The very important sixth strategy uses not separation in time and space but separation by interposition of a material “barrier”: the use of electrical and thermal insulation, shoes, safety glasses, shin guards, helmets, shields, armor plate, torpedo nets, antiballistic missiles, lead aprons, buzz-aw guards, and boxing gloves. Not that some “barriers,” and ionizing radiation shields, attenuate or lessen but do not totally block this energy from reaching the structures to be protected. This strategy, although also a variety of rate-of-release modification, is separately identified because the tactics involved comprise of large, and usually clearly discrete, category.

The seventh strategy, into which the sixth blends, is also very important–to modify appropriately the contact surface, subsurface, or basic surface, as in eliminating, rounding, and softening corners, edges, and points with which people can, and therefore sooner or later do, come in contact. This strategy is widely overlooked in architecture with many minor and serious injuries the result. It is, however, increasingly reflected in automobile design and in such everyday measures as making lollipop sticks of cardboard and making some toys less harmful for children in impact. Despite the still only spotty application of such principles, the two basic requisites, large radius or curvature and softness, have been known since at least about 400 B.C., when the author of the treatise on head injury attributed to Hippocrates wrote: ‘of those who are wounded in the parts falls from a very high place upon a very hard and blunt object is in most danger of sustaining a fracture and contusion of the bone, and of having it depressed from its natural position; whereas he that falls upon more level ground, and upon a softer object, is likely to suffer less injury in the bone, or it may not be injured at all…” (On Injuries of the Head,” The Genuine works of Hippocrates, trans. F. Adams [The Williams and Wilkins Co., Baltimore, 1939]).

The eighth strategy in reducing losses in people and property is to strengthen the structure, living or non-living, that might otherwise be damaged by the energy transfer. Common tactics, often expensively under-applied, include tougher codes for earthquake, fire, and hurricane resistance. The training of athletes and soldiers has a similar purpose, among others, as does the treatment of hemophiliacs to reduce the results of subsequent mechanical insults. A successful therapeutic approach to reduce the osteoporosis of many post-menopausal women would also illustrate this strategy, as would a drug to increase resistance to ionizing radiation in civilian or military experience. (Vaccines, such as those for polio, yellow fever, and smallpox, are analogous strategies in the closely parallel set to reduce losses from infectious agents.)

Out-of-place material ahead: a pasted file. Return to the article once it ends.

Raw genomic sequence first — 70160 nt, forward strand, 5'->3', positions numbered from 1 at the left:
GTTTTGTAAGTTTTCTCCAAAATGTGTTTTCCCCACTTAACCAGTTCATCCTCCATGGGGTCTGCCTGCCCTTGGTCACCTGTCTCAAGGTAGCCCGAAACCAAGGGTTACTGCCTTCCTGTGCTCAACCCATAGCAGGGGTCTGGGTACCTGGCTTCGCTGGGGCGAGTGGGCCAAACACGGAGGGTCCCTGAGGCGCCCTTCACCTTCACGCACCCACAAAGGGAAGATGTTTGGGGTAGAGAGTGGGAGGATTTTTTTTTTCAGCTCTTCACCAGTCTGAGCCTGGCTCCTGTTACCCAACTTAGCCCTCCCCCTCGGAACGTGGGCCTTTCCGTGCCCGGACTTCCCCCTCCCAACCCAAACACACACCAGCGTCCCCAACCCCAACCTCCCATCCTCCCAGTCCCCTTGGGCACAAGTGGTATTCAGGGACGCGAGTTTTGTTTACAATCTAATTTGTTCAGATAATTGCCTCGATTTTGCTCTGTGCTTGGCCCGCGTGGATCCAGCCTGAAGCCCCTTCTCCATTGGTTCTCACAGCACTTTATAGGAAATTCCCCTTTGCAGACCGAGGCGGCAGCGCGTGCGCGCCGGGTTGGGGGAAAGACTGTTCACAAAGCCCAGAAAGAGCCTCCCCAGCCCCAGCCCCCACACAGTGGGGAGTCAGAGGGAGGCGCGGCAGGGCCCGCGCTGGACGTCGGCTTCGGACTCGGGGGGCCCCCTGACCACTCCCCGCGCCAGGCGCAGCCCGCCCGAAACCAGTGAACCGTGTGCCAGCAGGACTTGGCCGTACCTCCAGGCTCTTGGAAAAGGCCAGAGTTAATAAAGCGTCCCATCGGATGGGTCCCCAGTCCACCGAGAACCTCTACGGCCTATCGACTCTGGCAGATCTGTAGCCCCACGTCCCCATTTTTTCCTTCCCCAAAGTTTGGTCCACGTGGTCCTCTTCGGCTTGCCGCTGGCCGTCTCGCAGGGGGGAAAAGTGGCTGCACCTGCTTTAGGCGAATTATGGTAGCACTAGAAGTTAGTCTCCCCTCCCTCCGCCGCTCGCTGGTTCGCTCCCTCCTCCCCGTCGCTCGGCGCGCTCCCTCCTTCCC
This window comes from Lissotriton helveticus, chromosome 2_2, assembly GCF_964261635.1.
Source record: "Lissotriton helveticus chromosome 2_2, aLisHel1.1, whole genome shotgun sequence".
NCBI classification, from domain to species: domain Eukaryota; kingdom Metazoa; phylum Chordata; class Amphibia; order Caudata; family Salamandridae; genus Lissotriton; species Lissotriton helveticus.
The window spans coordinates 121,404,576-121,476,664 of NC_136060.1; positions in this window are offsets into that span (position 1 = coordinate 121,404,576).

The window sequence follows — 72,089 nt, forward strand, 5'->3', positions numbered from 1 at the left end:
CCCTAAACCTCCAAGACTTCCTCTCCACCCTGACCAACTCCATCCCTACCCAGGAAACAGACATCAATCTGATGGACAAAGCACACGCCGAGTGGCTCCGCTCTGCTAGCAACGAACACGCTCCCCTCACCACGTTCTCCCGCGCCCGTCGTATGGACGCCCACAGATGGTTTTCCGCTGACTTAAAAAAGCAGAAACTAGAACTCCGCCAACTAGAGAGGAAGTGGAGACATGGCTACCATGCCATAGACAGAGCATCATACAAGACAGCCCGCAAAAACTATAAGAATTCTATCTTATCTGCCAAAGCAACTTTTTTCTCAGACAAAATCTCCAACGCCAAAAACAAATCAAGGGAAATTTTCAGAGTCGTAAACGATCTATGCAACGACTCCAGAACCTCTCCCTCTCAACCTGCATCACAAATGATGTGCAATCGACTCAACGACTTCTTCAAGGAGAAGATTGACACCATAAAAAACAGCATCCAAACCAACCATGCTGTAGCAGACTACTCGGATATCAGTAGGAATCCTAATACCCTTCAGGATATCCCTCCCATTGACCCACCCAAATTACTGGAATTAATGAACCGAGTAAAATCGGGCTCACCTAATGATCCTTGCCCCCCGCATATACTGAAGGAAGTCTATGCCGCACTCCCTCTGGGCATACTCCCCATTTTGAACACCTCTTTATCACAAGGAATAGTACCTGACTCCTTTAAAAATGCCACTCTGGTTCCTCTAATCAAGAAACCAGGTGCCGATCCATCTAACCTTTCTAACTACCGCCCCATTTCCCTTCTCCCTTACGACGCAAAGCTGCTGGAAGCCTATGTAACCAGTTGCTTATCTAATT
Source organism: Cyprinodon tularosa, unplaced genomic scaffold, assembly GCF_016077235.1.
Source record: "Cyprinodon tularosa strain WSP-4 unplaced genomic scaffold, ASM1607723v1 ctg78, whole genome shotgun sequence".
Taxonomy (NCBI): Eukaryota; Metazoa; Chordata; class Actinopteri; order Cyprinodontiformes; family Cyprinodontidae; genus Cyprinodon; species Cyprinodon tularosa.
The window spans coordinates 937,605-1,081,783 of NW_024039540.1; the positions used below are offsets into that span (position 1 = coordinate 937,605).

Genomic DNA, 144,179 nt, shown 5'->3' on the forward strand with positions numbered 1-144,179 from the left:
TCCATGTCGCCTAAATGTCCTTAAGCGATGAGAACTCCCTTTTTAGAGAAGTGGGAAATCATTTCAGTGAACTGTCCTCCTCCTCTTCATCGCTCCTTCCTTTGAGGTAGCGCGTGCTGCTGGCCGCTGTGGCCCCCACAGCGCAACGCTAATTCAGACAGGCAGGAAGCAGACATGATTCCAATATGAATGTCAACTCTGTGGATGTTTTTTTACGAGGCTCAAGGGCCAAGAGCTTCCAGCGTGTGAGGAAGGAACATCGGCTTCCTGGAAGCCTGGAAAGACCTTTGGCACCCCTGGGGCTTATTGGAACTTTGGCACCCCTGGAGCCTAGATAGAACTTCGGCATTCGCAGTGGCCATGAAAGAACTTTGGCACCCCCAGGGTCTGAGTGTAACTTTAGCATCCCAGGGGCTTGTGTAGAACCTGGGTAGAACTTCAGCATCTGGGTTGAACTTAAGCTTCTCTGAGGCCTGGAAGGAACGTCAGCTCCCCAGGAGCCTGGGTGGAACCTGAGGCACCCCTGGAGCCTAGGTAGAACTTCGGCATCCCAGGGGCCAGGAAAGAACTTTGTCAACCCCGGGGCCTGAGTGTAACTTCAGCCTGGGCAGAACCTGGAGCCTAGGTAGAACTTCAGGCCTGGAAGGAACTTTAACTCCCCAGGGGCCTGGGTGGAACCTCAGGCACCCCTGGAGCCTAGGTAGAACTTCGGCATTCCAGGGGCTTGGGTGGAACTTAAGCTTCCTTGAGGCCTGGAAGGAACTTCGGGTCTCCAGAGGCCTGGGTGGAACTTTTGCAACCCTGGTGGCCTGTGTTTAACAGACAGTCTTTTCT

The ninth strategy in loss reduction applies to the damage not prevented by measures under the right preceding–to move rapidly in detection and evaluation of damage that ha occurred or is occurring, and to counter its continuation and extension. The generation of a signal that response is required; the signal’s transfers, receipt, and evaluation; the decision and follow-through, are all elements here–whether the issue be an urban fire or wounds on the battlefield or highway. Sprinkler and other suppressor responses, firedoors, MAYDAY and SOS calls, fire alarms, emergency medical care, emergency transports, and related tactics all illustrate this countermeasure strategy. (Such tactics have close parallels in many earlier stages of the sequence discussed here, as for example, storm and tsunami warnings.)

The tenth strategy encompasses all the measures between the emergency period following the damaging energy exchange and the final stabilization of the process after appropriate intermediate and long-term reparative and rehabilitative measures. These may involve return to the pre-event status or stabilization in structurally or functionally altered states.